You can modulate to any key using accidentals, but I won't get into that, unless you want me to.
#11
as all these people have stated theres many different ways to modualte, i have a few that i prefer, one of which is chromatically modulating, i'll use chromatic movement over a scale that contains the "from" and "to" notes that is relative to the key i'm currently playing in
#12
i think i'm understanding pretty well, but hey ironflippy, get into the accidentals, i want to hear more. :] lol
#13
The studio version of "My Generation" has 3 modulations, so you can really go to town with that. (G-A-B-D I think)
Quote by Douche ©
I may not be cool off the internet, but on the internet I am pretty cool.

Aww

The Pit Cliff Notes:
Quote by SOADfreak6
myabe we all suck thats why were sitting at a computer desk talking **** thro the enternet lol


If not all of us, at least him.

<//////>~
#14
To best way to change keys within a song is to use a Secondary Dominant.

A secondary dominant is the V7 chord of the key you want to go to, related to the original key. Say if your in the key of G and want to go to A. Play a simple progression in G (G C D)... but then the chord before you want to go to A, play an E7>A. The chord is not diatonic, it's an Emin7 in the key of G but if you make it major, it gives a leading tone towards A and sounds really good. Try it. And to go back to G, play a D7>G.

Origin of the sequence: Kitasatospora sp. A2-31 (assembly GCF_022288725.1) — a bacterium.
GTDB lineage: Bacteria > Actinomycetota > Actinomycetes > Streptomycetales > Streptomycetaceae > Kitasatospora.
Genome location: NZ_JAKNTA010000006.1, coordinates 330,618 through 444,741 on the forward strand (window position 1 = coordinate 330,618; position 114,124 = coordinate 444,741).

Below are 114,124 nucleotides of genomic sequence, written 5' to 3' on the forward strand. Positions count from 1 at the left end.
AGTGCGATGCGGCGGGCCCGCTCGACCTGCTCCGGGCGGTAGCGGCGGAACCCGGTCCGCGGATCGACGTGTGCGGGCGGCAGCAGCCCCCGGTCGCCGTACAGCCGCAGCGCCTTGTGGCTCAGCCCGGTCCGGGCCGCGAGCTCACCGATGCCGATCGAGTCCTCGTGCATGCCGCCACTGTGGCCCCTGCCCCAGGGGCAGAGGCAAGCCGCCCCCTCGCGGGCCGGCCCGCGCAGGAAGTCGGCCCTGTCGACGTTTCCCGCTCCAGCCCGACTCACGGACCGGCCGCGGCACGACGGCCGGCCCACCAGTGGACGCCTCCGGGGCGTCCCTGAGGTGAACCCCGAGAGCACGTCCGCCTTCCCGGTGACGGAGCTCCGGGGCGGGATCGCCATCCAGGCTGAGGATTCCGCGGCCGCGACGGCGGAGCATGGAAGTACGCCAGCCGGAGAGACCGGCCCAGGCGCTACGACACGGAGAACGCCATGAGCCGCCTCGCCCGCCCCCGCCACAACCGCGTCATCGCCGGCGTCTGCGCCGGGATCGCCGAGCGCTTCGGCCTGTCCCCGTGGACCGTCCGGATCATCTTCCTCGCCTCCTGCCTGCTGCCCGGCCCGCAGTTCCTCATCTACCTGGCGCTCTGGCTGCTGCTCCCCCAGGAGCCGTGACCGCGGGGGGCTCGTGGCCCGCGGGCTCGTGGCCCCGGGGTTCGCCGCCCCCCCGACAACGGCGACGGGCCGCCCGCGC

And for the accidentals, yeah. A secondary dominant is always a Dominant Seven chord (hence the name?), and there is only 1 dominant chord in the key, so unless you're going to the same key your already in, there will be an accidental, sometimes 2, or 3, or 4 if you find a way (I don't wanna think)